The Wolf in a Tower Time Oracle
Like many mornings during this period of time many call Tower Time, I woke up to a message from a friend about “weird shit.” My friend was asking me if I’d seen John Beckett’s most recent blog post. You may have already seen it as it’s doing the rounds. But in case you haven’t, it’s about an oracular ritual during the Mystic South conference and the messages received by some of the participants.
I’m going to be honest here: None of these messages are particularly surprising to me. If anything, much of it tallies with what I’ve been getting from other sources.
But there’s one message in particular that I want to focus on today. It’s the message that there must be joy or “Fenris will eat the world.”
Wolves and Greed
On the surface, Bergrune’s message (an oracle I know personally) may sound simplistic and strange. But I’ve found myself turning it over and over in my mind. This past weekend I taught the second in a two-part series of classes about Animistic Heathenry and magic in which greed was a major talking point. This message dovetails nicely with my current meditations on how best to deal with greed.
In her book The Seed of Yggdrasill, Maria Kvilhaug points out that wolves are associated with greed in the ON sources. This is something Snorri is quite clear on in Skáldskaparmál, the text in which he teaches the art of writing and understanding the language of poetry.
“But these things have now to be told to young poets who desire to learn the language of poetry and to furnish themselves with a wide vocabulary using traditional terms; or else they desire to be able to understand what is expressed obscurely.”
Sturluson, Snorri. Skáldskaparmál (Faulkes trans.). p. 64.
Those of you who are already familiar with Norse mythology will probably already know the names of Óðins wolves: Geri and Freki. Both names are words that mean “greed,” and both names can be used as common nouns for “wolf” in skaldic poetry (Sturluson. 135, 164). Along similar lines, it was also considered normal to refer to wolves in relation to blood and corpses as their food and drink (Sturluson 135).
The Meanings in the Myth
From Maria Kvilhaug’s perspective (which I share), the ON myths are not simply stories of gods and other beings. They contain true wisdom if you know how to look for it. Kvilhaug is someone who’s learned how to look for it. And if we listen to her, we can learn to look for it too.
Bergrune’s message mentioned Fenrir, which inescapably leads us to the Ragnarök myth – an appropriate choice in our collapsing world.
So, what wisdom can we find in the myth of Ragnarök? What lesson can we take from this?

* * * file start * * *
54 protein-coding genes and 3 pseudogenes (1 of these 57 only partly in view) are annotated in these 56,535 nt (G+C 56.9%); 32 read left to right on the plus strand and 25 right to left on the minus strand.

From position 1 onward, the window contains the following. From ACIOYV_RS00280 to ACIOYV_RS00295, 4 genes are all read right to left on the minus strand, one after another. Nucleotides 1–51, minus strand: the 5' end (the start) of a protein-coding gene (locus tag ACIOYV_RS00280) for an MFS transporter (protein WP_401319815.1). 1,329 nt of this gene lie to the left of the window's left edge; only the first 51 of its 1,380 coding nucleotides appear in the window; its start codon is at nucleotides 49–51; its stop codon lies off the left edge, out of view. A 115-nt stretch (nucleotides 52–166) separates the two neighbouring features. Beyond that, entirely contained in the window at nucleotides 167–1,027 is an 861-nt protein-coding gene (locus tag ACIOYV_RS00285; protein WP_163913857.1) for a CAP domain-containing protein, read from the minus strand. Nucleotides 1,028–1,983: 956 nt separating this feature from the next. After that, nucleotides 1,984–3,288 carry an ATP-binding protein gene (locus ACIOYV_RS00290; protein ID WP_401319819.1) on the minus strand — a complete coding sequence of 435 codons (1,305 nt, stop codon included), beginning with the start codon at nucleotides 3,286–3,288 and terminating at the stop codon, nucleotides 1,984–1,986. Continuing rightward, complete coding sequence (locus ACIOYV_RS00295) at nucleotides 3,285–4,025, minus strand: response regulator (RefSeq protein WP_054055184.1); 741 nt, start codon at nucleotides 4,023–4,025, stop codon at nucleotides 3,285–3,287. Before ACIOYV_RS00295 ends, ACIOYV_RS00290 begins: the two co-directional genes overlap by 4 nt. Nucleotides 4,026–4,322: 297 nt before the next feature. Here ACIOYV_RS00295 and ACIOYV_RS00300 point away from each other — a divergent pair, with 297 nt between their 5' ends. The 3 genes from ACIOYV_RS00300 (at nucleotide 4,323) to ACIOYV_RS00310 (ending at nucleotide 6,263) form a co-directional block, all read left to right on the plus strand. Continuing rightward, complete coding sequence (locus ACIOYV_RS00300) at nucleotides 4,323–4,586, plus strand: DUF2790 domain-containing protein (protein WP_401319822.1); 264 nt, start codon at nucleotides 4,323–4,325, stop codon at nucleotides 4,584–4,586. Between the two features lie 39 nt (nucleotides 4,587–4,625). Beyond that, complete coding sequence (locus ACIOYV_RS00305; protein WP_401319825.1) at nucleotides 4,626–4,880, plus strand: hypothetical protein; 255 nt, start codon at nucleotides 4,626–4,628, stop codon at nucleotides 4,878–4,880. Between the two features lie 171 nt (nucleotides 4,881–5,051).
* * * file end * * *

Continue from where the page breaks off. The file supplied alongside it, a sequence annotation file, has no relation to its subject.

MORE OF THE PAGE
As a wolf, Fenrir may be thought to represent greed, and greed brings destruction. His opponent at Ragnarök is Óðinn, the giver of our breath-soul.
We should ask ourselves here about the possible meanings of the god who gave breath-souls to humans falling to greed.
To me, the battle between this soul-giving deity – one of our creators even – and greed indicates that this isn’t only a battle for gods. It is a battle that we humans face too.
The Nature of Greed
There are surprisingly few psychological studies about the causes of greed. But what I managed to dig up seems to suggest that greed often has its roots in feelings of lack, unmet physical/emotional needs, and anxiety about future struggles.
But what about countering greed? Here is where we can perhaps take wisdom from another myth of Fenrir.
Binding the Wolf
In Gylfaginning, the gods read prophecies predicting destruction by Loki’s children and decide to act. Snorri tells us they cast Hel into Niflheim and Jörmungandr into the ocean. With Fenrir though, they brought him home and raised him in their halls. But as he grew bigger, they became increasingly afraid and decided to try binding Fenrir with chains.
Here is where my personal conclusions diverge from Kvilhaug’s. This is only to be expected; a myth can be read from multiple perspectives and hold more than one truth.
The first chain is Læðing, which Kvilhaug translates as “Harm Council” (Kvilhaug 442). She also provides a second possible translation, but I’ll refrain from providing that here as it diverges from the points I want to make.
This idea of a chain called “Harm Council” reminds me of the kind of measures many attempt to overcome negative qualities. You’re probably already familiar with the kind of measures I mean. Everything from cruel self-talk, strict self-discipline (then more self-talk when it fails), and in extreme cases mortifying the flesh. In a sense, when we put it this way, it’s not hard to see those measures as a “council of harms.”
This will probably come as no surprise to anyone who’s ever dealt with addiction. But it doesn’t take long for Fenrir to break that chain.
The second chain is Drómi, which means “Fetters.” An important point Kvilhaug makes is that “fetters” is a common metaphor for the gods themselves in Skaldic poetry. When viewed through this lens, I’m reminded of people who cling to religion and the imagined wrath of a deity as a way to keep themselves in line. To force themselves into what they see as better, more virtuous behaviors.